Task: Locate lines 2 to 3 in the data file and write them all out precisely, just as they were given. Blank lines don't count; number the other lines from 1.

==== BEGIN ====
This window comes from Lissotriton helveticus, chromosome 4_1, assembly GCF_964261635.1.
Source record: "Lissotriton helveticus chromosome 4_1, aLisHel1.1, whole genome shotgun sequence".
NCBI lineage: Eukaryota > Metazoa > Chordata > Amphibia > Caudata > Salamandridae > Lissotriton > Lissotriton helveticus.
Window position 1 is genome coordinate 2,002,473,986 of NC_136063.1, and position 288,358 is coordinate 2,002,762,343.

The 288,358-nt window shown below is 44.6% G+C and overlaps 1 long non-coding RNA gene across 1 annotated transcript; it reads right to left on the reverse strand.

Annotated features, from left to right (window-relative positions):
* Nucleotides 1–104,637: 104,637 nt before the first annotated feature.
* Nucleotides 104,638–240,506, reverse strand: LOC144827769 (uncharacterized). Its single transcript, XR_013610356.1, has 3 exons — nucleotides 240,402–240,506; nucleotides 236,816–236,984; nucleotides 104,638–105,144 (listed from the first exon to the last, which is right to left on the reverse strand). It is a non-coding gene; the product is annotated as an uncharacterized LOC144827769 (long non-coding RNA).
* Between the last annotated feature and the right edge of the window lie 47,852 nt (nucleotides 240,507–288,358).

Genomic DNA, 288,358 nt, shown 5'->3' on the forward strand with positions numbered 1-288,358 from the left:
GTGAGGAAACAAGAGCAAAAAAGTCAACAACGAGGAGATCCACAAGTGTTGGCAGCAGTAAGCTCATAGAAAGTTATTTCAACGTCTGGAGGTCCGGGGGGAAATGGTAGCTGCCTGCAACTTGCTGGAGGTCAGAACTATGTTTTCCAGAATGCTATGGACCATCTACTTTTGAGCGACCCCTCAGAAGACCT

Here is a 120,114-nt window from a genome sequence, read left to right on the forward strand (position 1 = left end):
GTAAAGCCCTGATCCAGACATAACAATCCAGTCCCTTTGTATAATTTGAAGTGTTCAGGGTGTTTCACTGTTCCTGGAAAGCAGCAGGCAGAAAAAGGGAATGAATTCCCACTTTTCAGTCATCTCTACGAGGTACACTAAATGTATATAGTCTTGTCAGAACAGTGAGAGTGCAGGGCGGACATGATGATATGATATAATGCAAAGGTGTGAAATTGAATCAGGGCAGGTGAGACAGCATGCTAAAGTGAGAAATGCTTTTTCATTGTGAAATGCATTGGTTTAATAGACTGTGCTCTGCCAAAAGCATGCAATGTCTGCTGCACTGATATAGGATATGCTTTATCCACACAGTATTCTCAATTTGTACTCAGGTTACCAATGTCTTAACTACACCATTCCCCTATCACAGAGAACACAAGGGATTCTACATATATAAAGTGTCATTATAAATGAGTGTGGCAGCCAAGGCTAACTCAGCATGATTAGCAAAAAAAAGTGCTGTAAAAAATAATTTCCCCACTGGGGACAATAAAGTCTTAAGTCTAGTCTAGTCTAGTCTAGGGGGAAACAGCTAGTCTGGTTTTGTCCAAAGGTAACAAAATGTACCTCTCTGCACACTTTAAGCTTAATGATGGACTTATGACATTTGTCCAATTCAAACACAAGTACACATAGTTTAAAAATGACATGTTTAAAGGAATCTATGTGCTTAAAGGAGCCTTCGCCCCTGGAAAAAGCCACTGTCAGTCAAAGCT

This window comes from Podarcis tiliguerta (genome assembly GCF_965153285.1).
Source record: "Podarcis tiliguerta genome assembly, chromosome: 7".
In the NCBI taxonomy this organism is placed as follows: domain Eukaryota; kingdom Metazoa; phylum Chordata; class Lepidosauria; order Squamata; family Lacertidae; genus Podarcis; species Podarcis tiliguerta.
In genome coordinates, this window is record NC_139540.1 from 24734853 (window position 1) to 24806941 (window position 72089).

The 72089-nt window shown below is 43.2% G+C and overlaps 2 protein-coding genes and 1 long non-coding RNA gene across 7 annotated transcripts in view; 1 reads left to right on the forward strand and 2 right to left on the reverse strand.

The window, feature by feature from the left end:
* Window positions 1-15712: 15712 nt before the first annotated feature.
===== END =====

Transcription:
Source record: "Lissotriton helveticus chromosome 4_1, aLisHel1.1, whole genome shotgun sequence".
NCBI lineage: Eukaryota > Metazoa > Chordata > Amphibia > Caudata > Salamandridae > Lissotriton > Lissotriton helveticus.